How long did it take between you saying, "OK, let's do this!" and the store opening?

Brad: Five months. Well, OK, that's a lie. We've been together seven and a half years, so at the time the store opened it was a little less than seven. Everyone wants to live the dream of starting their own business and not working for the man, so we had always thought of ways of doing it, but I think we seriously discussed it in summer, right?

Raul: I think we got serious about it in September and October.

Brad: Like, serious serious. And then Raul quit in November. And then we opened the factory, and we opened the store in April.

Raul: In September or October, we started looking for rental spaces, and we signed the lease in September. I was working at Club Monaco and traveling, so it was very difficult. I don't see how anyone can launch a brand and open a store and factory without being completely dedicated to it 24 hours a day.

Brad: Once we signed the lease on the the factory, it was serious. We had to cough up the money, and then we had a date.

Let me ask you about the factory. It's in Bushwick, right? And you make all the clothes there?

Brad: Yup. The only things we don't personally make are the hats, which are made in Philadelphia for us. The scarves are made in Minnesota, same with the blankets. But all of the apparel we make.

How many people work at the factory?

Brad: We have six full-time: four sewers and two floor people who do everything from pressing to cleaning. And then we have a part-time design assistant.

Raul: And then we have a cutter who comes in whenever we need him.

How important was it to you to make the clothes in Brooklyn?

Raul: That was the most important part of the plan. It had to be made in the US, and we could not carry anything that was not. We wanted to make everything ourselves. You know, I have twenty years of experience, and I've been to twenty different countries, and I've seen how production is done, from concept all the way to production. So I knew that I wanted to have control of the quality. For me, a button placement has to be precisely done, you know. I set the button holes on every garment. And all the little tags, things like that. You have to have an eye for detail. These little things mean a lot to me.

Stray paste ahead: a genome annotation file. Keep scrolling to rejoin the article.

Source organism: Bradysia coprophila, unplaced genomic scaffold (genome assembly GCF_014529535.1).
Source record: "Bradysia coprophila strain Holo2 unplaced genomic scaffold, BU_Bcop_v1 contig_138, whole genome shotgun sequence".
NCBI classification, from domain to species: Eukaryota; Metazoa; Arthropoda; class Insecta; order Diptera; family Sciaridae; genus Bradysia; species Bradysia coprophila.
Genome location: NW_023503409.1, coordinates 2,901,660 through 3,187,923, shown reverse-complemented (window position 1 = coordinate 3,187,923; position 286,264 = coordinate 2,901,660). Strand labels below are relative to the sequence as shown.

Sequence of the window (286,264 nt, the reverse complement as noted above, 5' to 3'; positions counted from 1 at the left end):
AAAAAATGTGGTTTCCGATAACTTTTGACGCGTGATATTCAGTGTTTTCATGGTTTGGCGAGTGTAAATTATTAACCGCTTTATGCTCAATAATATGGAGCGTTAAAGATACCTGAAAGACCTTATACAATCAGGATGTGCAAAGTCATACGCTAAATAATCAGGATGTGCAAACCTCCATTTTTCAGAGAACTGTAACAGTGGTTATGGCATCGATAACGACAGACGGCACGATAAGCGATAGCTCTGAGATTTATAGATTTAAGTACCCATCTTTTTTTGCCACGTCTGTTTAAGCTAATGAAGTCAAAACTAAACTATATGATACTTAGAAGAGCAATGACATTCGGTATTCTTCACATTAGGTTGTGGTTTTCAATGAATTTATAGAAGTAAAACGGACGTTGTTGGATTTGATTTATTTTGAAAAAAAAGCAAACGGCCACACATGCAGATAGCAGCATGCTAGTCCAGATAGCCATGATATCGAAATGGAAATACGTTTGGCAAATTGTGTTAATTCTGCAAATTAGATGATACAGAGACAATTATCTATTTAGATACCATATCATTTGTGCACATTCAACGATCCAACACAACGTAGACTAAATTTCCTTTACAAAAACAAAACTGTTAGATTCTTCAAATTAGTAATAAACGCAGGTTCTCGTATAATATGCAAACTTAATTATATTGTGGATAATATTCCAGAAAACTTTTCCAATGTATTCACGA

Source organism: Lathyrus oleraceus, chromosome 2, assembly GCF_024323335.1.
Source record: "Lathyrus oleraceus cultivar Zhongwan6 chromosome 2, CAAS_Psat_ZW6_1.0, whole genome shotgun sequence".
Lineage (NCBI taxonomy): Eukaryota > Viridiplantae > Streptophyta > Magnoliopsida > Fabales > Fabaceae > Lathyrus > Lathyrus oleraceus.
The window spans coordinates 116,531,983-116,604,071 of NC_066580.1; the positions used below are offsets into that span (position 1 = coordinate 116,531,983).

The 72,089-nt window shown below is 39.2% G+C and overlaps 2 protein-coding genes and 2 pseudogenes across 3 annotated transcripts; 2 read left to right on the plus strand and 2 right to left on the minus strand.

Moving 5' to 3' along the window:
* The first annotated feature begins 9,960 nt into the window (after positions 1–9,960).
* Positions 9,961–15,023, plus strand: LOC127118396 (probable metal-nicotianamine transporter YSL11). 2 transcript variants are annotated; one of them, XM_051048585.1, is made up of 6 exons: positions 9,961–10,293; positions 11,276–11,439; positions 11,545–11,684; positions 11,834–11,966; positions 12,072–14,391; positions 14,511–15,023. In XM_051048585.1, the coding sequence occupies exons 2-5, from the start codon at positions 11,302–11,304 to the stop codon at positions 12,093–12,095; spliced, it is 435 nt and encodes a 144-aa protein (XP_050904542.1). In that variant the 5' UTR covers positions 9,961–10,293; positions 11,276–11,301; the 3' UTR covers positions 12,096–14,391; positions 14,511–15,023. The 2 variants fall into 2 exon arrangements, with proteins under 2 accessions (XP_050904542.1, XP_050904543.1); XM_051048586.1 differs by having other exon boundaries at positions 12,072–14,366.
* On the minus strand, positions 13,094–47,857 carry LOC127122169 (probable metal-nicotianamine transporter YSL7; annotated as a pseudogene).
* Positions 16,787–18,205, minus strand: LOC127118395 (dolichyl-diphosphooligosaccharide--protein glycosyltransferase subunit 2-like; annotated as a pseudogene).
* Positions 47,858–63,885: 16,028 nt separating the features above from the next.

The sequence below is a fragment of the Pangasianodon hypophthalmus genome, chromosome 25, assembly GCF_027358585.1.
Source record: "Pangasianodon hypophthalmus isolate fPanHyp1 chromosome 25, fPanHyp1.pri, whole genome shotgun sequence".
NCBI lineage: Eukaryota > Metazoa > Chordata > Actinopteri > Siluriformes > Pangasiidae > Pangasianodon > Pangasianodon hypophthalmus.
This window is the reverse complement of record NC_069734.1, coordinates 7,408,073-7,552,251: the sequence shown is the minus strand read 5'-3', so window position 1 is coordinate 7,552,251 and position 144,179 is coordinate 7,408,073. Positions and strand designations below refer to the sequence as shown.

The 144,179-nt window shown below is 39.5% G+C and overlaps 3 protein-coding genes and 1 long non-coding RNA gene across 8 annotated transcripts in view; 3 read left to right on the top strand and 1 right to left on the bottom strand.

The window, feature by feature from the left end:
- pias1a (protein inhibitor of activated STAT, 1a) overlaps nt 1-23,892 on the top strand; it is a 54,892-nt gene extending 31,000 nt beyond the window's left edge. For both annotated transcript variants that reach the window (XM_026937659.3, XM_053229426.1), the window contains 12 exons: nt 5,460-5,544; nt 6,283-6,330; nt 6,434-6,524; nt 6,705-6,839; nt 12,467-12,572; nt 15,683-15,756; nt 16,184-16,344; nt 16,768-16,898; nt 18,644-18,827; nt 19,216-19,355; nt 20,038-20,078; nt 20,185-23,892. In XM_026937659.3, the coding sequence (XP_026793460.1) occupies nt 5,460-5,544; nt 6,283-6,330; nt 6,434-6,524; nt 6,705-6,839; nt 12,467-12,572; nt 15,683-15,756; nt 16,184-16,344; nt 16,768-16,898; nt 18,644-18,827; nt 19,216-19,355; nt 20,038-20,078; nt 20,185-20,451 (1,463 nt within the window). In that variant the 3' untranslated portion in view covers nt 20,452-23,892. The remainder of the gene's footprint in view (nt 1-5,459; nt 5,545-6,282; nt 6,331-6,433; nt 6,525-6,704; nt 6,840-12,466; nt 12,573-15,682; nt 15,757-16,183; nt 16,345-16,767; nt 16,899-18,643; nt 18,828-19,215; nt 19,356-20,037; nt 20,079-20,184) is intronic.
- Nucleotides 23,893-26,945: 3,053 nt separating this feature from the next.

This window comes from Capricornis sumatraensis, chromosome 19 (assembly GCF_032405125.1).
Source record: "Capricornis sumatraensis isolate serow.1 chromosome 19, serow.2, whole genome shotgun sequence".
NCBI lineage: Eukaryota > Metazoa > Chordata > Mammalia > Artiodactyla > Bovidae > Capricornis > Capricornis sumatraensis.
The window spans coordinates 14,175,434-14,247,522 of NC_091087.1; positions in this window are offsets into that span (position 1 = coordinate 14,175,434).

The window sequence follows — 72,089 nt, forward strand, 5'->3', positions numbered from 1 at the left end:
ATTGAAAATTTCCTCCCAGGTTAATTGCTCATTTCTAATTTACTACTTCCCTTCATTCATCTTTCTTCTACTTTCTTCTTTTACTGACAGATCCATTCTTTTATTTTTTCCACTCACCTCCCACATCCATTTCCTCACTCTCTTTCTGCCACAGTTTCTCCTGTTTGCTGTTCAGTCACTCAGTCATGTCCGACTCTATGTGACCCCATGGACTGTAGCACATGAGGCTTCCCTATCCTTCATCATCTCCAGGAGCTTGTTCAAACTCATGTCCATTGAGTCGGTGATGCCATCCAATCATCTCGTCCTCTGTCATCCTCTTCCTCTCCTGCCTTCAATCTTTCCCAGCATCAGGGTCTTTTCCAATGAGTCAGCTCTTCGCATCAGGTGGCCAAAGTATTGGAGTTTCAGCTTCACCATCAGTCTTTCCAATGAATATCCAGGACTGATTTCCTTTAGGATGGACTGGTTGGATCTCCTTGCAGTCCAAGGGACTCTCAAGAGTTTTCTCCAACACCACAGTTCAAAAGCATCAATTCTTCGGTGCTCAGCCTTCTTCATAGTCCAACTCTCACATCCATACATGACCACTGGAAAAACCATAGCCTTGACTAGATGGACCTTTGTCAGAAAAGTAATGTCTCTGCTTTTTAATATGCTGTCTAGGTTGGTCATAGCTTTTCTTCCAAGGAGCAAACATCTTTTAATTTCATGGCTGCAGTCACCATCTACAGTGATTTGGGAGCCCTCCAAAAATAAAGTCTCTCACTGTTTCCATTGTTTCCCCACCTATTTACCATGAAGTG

In terms of the storefront, was Williamsburg always part of the plan?

Brad: We were a little bit flying by the seat of our pants. We had decided on the factory, and we were still hemming and hawing about wholesale or retail, and we had finally decided on retail. We considered Nolita, and I was convinced that we needed to be in the city. It felt like the city was more where you can establish yourself as a brand.

Raul: But we liked being a brand that you can only get in Brooklyn—Brooklyn-made, Brooklyn-born, only sold here.

Brad: And then we were actually in negotiations for a different space up the street, but it fell through because we were a new brand and they didn't want to take a chance on us. You know how you can look up people's condos and what's for sale online? That doesn't exist for commercial real estate. There's no general master list. So you have to ask every property manager if they have anything, unless there's a sign outside for rent.

So we were asking around, and we found out this place was available. You know, it was Built by Wendy. And it's sort of sensitive—we did not steal this place from her. But it became available February 1st. And we took two months, and actually my parents came for six weeks, and we renovated this place. We opened April 8. It was actually luck. It just all came together.

Raul: Even with the factory space, we just stumbled on it.

Brad: There was another spot at the mini-mall, but there aren't very many small spaces left around here.

Yeah, it's all those big CVS-type spaces.

Brad: And there's nothing on Bedford. Nothing. Wen you have a timelime, you can't wait for the perfect space. You have to jump on what's available. So that was other other limiting thing. We signed the lease, and we knew we had to open April 1st. From December when we opened the factory until April when we opened this, there was no money coming in, and there was a lot of money going out because we had two spaces.

We also had to figure out production—how could we have enough stuff that would be ready? You know, we couldn't just open the store with the five pairs of pants that were ready at the time.

How did you guys come up with the price point?

Brad: We do it based on the cost of fabrics and the cost of production. We aren't picking numbers out of thin air.